Claim:   A game show contestant could not correctly determine which is larger: an elephant or the moon.

 FALSE

Example:   [Collected on the Internet, February 2007]

NEW YORK – Idaho resident Kathy Evans brought humiliation to her friends and family Tuesday when she set a new standard for stupidity with her appearance on the popular TV show, “Who Wants To Be A Millionaire.”

It seems that Evans, a 32-year-old wife and mother of two, got stuck on the first question, and proceeded to make what fans of the show are dubbing “the absolute worst use of lifelines ever.”

After being introduced to the show’s host Meredith Vieira, Evans assured her that she was ready to play, whereupon she was posed with an extremely easy \$100 question. The question was:

“Which of the following is the largest?”
A) A Peanut
B) An Elephant
C) The Moon
D) A Tennis Ball

Immediately Mrs. Evans was struck with an all consuming panic as she realized that this was a question to which she did not readily know the answer.

“Hmm, oh boy, that’s a toughie,” said Evans, as Vieira did her level best to hide her disbelief and disgust. “I mean, I’m sure I’ve heard of some of these things before, but I have no idea how large they would be.”

Evans made the decision to use the first of her three lifelines, the 50/50. Answers A and D were removed, leaving her to decide which was bigger, an elephant or the moon. However, faced with an incredibly easy question, Evans still remained unsure.

“Oh! It removed the two I was leaning towards!” exclaimed Evans. “Darn. I think I better phone a friend.”

Using the second of her two lifelines on the first question, Mrs. Evans asked to be connected with her friend Betsy, who is an office assistant.

“Hi Betsy! How are you? This is Kathy! I’m on TV!” said Evans, wasting the first seven seconds of her call. “Ok, I got an important question. Which of the following is the largest? B, an elephant, or C, the moon. 15 seconds hun.”

Betsy quickly replied that the answer was C, the moon. Evans proceeded to argue with her friend for the remaining ten seconds.

“Come on Betsy, are you sure?” said Evans. “How sure are you? Puh, that can’t be it.”

To everyone’s astonishment, the moronic Evans declined to take her friend’s advice and pick ‘The Moon.’

“I just don’t know if I can trust Betsy. She’s not all that bright. So I think I’d like to ask the audience,” said Evans.

Asked to vote on the correct answer, the audience returned 98% in favor of answer C, ‘The Moon.’ Having used up all her lifelines, Evans then made the dumbest choice of her life.

“Wow, seems like everybody is against what I’m thinking,” said the too-stupid-to-live Evans. “But you know, sometimes you just got to go with your gut. So, let’s see. For which is larger, an elephant or the moon, I’m going to have to go with B, an elephant. Final answer.”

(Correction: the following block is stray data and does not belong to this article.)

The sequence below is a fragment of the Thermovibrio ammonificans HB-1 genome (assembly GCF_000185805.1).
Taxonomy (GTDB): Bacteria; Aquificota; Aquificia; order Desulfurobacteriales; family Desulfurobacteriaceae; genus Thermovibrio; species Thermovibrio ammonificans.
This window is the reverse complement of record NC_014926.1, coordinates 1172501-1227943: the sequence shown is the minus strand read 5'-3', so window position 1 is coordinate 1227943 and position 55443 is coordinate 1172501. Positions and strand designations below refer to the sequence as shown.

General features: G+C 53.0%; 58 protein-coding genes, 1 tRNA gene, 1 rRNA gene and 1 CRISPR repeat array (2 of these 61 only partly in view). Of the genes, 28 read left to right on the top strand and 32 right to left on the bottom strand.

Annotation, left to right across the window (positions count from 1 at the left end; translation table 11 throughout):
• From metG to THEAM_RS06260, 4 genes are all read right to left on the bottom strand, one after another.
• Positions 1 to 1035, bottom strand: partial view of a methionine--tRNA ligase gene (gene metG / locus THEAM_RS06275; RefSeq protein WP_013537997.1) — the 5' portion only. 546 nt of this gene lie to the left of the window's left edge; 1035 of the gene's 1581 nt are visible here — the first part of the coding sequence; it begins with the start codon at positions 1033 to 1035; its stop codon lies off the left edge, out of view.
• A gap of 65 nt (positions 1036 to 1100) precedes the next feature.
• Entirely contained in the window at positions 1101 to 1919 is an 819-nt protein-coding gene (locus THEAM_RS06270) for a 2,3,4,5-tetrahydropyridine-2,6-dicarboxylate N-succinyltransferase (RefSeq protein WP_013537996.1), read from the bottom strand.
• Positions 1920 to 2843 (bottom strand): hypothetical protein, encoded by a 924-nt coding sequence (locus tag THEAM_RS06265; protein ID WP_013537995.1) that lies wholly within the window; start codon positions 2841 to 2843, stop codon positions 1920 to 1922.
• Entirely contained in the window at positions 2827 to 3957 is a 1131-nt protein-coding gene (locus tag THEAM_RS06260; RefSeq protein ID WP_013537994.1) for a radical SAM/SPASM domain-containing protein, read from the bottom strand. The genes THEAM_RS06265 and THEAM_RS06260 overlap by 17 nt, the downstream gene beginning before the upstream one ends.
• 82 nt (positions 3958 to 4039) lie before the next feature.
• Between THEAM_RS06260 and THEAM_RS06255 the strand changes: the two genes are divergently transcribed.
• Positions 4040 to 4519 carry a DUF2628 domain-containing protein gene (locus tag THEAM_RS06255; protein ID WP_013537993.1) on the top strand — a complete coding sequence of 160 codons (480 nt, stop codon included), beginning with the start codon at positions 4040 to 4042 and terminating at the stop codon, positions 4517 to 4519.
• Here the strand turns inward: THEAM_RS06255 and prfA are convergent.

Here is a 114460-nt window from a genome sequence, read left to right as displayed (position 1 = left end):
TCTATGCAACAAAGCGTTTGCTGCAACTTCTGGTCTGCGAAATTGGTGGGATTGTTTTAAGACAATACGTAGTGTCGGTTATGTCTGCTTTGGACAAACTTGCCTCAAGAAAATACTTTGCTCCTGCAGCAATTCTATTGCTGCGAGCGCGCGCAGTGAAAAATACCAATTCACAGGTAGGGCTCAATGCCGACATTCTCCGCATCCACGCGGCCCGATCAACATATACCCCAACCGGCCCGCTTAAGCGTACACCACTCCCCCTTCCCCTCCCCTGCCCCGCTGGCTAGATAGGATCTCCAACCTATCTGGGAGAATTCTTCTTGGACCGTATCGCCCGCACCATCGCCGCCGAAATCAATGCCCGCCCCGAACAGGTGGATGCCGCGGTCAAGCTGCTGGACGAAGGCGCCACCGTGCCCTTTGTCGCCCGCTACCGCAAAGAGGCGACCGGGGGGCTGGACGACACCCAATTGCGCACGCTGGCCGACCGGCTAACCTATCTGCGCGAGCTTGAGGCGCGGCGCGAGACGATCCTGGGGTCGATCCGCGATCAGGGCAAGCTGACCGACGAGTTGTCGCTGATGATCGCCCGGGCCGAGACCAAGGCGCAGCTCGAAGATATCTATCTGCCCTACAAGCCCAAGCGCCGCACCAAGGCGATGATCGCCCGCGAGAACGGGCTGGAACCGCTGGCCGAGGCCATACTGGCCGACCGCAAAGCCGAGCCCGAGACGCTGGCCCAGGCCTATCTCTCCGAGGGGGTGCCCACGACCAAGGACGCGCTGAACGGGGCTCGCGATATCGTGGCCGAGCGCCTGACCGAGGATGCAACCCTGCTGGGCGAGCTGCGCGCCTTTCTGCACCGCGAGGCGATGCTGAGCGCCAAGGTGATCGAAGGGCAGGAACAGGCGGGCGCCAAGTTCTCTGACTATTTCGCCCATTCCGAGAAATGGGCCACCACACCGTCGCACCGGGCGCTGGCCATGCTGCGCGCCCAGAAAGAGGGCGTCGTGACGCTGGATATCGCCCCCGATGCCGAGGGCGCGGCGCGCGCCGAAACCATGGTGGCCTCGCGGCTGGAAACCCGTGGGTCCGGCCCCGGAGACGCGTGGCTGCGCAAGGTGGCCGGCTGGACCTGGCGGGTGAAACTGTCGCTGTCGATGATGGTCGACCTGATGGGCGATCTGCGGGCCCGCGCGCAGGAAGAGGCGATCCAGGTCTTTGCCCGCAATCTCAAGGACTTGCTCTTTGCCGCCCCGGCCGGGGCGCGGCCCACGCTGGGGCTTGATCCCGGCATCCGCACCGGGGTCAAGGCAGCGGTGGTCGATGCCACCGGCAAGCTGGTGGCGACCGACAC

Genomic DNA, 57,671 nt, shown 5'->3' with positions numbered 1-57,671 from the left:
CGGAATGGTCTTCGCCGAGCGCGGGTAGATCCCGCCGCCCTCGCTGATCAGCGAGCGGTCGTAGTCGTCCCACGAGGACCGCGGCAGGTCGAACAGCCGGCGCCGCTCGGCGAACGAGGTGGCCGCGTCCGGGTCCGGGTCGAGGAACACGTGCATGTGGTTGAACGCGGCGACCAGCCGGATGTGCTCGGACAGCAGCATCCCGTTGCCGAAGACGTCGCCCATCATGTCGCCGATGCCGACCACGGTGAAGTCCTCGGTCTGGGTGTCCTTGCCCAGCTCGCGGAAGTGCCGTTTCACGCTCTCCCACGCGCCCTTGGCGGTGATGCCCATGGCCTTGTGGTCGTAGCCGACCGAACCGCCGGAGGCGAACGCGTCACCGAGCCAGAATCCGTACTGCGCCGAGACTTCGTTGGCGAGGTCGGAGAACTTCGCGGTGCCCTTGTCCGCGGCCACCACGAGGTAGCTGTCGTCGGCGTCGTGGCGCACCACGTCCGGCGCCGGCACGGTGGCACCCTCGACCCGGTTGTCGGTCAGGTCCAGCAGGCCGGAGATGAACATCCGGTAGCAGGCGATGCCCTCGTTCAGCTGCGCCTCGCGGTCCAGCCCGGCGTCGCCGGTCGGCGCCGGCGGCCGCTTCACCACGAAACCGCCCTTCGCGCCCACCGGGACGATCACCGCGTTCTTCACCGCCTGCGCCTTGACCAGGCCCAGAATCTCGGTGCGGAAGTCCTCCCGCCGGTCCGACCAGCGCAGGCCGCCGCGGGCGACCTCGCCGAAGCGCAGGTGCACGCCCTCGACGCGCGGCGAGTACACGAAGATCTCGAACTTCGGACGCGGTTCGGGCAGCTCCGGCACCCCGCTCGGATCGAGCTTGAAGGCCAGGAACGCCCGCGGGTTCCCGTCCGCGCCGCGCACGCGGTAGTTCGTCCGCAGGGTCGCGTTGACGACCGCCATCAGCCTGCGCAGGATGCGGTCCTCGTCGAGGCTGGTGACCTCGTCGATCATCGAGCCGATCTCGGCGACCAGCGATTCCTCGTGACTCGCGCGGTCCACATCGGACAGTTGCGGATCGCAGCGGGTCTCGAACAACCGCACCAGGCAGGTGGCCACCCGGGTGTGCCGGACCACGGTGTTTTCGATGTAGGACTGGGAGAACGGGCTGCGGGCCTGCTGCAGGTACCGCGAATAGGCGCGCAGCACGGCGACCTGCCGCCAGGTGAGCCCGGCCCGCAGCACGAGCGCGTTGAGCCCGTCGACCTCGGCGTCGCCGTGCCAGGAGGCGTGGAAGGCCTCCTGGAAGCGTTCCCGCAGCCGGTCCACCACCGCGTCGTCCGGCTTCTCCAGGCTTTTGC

Evans sat before the dumbfounded audience, the only one waiting with bated breath, and was told that she was wrong, and that the answer was in fact, C, ‘The Moon.’

Origins:   One typical humorous use that has followed the advent of digital editing software is the alteration or fabrication of screenshots from TV game shows to make it appear that

contestants have missed ridiculously easy questions, provided absurdly inappropriate responses, or scrawled untelevisibly obscene answers. The e-mailed item reproduced above represents an example of the first such category, detailing the saga of a contestant on the popular Who Wants to Be a Millionaire game show purportedly stumped by a question asking her to choose the largest object from a set including a peanut, an elephant, the moon, and a tennis ball. Having used up all three of her lifelines — first eliminating “peanut” and “tennis ball” as possible correct answers, then asking a friend and polling the audience to choose between the remaining choices of an elephant and the moon — one Kathy Evans of Idaho supposedly decided to ignore all common sense and advice and opt for “elephant” as the correct answer.

Of course, the “evidence” provided with the story in the form of a screenshot is a bit of digital trickery. It’s an altered version of a frame showing Fiona Wheeler, a contestant on the UK version of the show, attempting to answer a slightly more difficult question:

(Ms. Wheeler actually did quite well on the program, earning £32,000 for her efforts.)

Such fabricated humor might be considered superfluous, as real-life video examples abound of Millionaire contestants who were bounced off the show after missing their first (i.e., easiest) questions, including a college student who could not identify what type of unexpected surges a surge protector guards against (electric current) and an

attorney who failed to select the common phrase closest in meaning to “I can’t take it anymore” (“That’s the last straw”).

In this vein, a popular Millionaire

clip is one from the French version of the program, featuring a contestant who could not determine whether the moon, the sun, Mars, or Venus is the object that orbits the Earth — answering “the Sun” even after polling the audience! In fact, a majority of the audience members also selected “the Sun” as the correct answer, although a common assumption is that many of them deliberately chose the wrong answer as a way of poking fun at the seemingly hapless contestant for being unable to answer the question on his own.

Last updated:   19 July 2014